Abstract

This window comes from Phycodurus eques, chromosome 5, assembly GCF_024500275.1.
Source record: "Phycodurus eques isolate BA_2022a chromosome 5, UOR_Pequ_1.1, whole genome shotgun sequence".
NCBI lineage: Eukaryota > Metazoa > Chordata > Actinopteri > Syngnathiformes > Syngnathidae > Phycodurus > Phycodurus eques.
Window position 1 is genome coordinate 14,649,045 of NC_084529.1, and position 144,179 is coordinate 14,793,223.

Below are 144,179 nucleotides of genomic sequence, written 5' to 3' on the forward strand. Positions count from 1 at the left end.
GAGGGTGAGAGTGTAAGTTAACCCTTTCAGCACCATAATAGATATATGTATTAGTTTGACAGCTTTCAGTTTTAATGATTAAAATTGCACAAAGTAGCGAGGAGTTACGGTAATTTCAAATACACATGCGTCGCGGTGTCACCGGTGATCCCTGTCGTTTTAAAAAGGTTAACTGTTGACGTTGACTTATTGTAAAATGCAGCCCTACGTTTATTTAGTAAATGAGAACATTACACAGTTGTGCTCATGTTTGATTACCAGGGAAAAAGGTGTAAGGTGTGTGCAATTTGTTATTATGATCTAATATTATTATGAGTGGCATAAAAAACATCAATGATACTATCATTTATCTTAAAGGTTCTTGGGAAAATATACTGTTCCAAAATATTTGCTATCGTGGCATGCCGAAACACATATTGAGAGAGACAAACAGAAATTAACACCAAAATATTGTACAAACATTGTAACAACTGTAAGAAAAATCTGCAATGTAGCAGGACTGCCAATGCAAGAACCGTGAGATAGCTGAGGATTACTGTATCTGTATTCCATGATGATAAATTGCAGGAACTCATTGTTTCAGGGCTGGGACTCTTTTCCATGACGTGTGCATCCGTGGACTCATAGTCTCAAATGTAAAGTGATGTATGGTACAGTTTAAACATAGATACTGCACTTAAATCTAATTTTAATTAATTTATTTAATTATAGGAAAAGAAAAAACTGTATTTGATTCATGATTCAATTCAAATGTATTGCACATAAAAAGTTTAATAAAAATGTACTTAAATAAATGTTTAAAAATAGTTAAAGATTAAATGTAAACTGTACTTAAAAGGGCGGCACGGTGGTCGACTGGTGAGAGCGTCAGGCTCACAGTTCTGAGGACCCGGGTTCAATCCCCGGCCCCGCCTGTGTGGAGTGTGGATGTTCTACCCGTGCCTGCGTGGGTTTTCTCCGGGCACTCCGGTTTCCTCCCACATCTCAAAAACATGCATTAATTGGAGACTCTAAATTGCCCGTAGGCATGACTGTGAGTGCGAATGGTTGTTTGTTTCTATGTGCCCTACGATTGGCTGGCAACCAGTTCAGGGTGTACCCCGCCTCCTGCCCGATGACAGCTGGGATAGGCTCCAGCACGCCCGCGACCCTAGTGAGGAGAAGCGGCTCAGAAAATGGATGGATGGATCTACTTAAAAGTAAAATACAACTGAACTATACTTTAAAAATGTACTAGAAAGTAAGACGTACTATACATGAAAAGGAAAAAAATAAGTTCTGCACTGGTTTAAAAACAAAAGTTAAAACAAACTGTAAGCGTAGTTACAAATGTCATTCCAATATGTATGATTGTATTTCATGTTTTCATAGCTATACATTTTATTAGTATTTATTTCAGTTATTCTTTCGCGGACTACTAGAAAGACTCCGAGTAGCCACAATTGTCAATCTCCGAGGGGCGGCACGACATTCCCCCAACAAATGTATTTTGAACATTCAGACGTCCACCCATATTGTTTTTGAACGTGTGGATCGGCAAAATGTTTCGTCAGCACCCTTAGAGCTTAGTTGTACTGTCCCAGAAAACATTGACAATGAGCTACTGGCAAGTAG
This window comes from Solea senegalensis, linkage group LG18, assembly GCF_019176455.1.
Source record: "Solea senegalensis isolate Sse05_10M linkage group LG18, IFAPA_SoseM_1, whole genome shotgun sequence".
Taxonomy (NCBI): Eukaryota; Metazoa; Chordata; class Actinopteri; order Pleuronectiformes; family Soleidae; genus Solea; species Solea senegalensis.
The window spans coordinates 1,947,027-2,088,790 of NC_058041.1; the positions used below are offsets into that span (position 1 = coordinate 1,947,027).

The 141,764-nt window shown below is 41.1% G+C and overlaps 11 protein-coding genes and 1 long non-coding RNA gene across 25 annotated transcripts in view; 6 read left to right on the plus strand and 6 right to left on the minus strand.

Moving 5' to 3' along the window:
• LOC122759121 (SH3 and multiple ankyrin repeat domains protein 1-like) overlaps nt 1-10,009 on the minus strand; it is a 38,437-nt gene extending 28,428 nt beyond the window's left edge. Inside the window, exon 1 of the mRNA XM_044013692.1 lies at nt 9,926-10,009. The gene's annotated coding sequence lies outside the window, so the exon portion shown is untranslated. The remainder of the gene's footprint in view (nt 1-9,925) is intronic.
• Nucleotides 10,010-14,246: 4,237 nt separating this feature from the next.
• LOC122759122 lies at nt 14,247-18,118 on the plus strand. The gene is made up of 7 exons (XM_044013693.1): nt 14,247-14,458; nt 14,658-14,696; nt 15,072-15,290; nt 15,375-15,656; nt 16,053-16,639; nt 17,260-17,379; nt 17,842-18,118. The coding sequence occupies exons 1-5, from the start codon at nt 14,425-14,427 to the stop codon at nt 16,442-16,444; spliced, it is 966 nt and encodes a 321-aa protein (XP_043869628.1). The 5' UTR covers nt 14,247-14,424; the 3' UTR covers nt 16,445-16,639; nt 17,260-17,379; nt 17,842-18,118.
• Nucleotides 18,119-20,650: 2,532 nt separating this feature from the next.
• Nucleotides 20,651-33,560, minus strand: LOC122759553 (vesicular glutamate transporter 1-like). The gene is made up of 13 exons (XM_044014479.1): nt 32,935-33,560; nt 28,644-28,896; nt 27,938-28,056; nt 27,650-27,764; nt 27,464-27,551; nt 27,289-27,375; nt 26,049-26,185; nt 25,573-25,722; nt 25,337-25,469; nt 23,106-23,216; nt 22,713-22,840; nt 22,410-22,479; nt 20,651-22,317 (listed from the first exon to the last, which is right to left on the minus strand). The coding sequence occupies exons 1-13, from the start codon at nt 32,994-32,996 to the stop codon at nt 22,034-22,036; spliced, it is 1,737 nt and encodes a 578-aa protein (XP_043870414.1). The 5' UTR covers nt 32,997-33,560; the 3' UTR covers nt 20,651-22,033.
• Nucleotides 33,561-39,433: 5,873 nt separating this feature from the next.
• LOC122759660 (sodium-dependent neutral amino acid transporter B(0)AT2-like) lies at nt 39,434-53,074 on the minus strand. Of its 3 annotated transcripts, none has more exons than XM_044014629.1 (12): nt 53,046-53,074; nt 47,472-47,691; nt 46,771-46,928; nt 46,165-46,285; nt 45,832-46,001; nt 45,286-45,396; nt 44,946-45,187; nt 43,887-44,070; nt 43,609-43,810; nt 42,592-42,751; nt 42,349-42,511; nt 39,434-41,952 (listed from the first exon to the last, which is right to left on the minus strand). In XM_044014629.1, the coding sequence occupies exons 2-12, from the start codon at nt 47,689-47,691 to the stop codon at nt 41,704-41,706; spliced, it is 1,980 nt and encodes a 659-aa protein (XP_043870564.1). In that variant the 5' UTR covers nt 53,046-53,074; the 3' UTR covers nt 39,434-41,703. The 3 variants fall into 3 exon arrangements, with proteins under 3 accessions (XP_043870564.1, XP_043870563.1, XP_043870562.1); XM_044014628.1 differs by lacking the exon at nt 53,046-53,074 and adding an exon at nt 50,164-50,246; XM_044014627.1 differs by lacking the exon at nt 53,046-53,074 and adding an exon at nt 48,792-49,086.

A driving potential for metamorphic differentiation in the development of a crenulation cleavage arises from the difference in the mean stresses acting on the mobile solid phase in the hinge and limb regions of a crenulation. The rate of metamorphic differentiation is proportional to the resulting difference in the mean chemical potential of the solid in fluid-filled pores in the two regions. A comparison of the magnitude of the rate of dilation, representing the addition of the mobile phase (quartz) to the hinge region of a crenulation fold, with the total strain rate indicates when differentiation will be important in natural and experimental settings. Dilation rates comparable to tectonic strain rates of 10−1 to 10−14 sec−1 are achieved in pelitic rocks at stress differences of 10 to 40 b.

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